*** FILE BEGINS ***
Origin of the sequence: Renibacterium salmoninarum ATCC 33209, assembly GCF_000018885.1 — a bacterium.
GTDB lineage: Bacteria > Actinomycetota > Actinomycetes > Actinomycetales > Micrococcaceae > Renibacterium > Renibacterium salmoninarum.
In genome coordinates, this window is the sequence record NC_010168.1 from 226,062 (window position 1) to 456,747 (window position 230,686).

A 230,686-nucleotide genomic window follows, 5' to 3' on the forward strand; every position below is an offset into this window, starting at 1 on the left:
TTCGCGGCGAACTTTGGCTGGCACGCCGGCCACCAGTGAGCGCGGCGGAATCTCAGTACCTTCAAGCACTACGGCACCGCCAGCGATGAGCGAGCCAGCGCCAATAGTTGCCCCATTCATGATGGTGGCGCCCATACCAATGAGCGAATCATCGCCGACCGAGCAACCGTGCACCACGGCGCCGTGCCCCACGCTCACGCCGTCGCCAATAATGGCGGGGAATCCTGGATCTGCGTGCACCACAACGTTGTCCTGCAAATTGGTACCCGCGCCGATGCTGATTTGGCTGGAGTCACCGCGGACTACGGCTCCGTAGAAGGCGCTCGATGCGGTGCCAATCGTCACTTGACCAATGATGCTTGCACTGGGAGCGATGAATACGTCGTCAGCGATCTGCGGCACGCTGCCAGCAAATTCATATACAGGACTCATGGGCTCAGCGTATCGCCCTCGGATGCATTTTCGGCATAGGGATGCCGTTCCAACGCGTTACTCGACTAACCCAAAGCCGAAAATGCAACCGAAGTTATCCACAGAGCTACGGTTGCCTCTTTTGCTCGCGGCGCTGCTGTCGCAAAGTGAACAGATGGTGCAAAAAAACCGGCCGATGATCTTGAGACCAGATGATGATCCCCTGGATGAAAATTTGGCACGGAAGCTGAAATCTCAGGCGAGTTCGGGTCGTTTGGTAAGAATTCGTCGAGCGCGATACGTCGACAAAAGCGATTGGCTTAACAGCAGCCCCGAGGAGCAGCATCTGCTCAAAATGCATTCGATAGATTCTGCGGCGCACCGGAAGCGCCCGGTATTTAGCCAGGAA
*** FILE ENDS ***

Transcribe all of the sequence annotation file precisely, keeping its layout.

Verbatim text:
Origin of the sequence: Renibacterium salmoninarum ATCC 33209, assembly GCF_000018885.1 — a bacterium.
GTDB lineage: Bacteria > Actinomycetota > Actinomycetes > Actinomycetales > Micrococcaceae > Renibacterium > Renibacterium salmoninarum.
In genome coordinates, this window is the sequence record NC_010168.1 from 226,062 (window position 1) to 456,747 (window position 230,686).

A 230,686-nucleotide genomic window follows, 5' to 3' on the forward strand; every position below is an offset into this window, starting at 1 on the left:
TTCGCGGCGAACTTTGGCTGGCACGCCGGCCACCAGTGAGCGCGGCGGAATCTCAGTACCTTCAAGCACTACGGCACCGCCAGCGATGAGCGAGCCAGCGCCAATAGTTGCCCCATTCATGATGGTGGCGCCCATACCAATGAGCGAATCATCGCCGACCGAGCAACCGTGCACCACGGCGCCGTGCCCCACGCTCACGCCGTCGCCAATAATGGCGGGGAATCCTGGATCTGCGTGCACCACAACGTTGTCCTGCAAATTGGTACCCGCGCCGATGCTGATTTGGCTGGAGTCACCGCGGACTACGGCTCCGTAGAAGGCGCTCGATGCGGTGCCAATCGTCACTTGACCAATGATGCTTGCACTGGGAGCGATGAATACGTCGTCAGCGATCTGCGGCACGCTGCCAGCAAATTCATATACAGGACTCATGGGCTCAGCGTATCGCCCTCGGATGCATTTTCGGCATAGGGATGCCGTTCCAACGCGTTACTCGACTAACCCAAAGCCGAAAATGCAACCGAAGTTATCCACAGAGCTACGGTTGCCTCTTTTGCTCGCGGCGCTGCTGTCGCAAAGTGAACAGATGGTGCAAAAAAACCGGCCGATGATCTTGAGACCAGATGATGATCCCCTGGATGAAAATTTGGCACGGAAGCTGAAATCTCAGGCGAGTTCGGGTCGTTTGGTAAGAATTCGTCGAGCGCGATACGTCGACAAAAGCGATTGGCTTAACAGCAGCCCCGAGGAGCAGCATCTGCTCAAAATGCATTCGATAGATTCTGCGGCGCACCGGAAGCGCCCGGTATTTAGCCAGGAA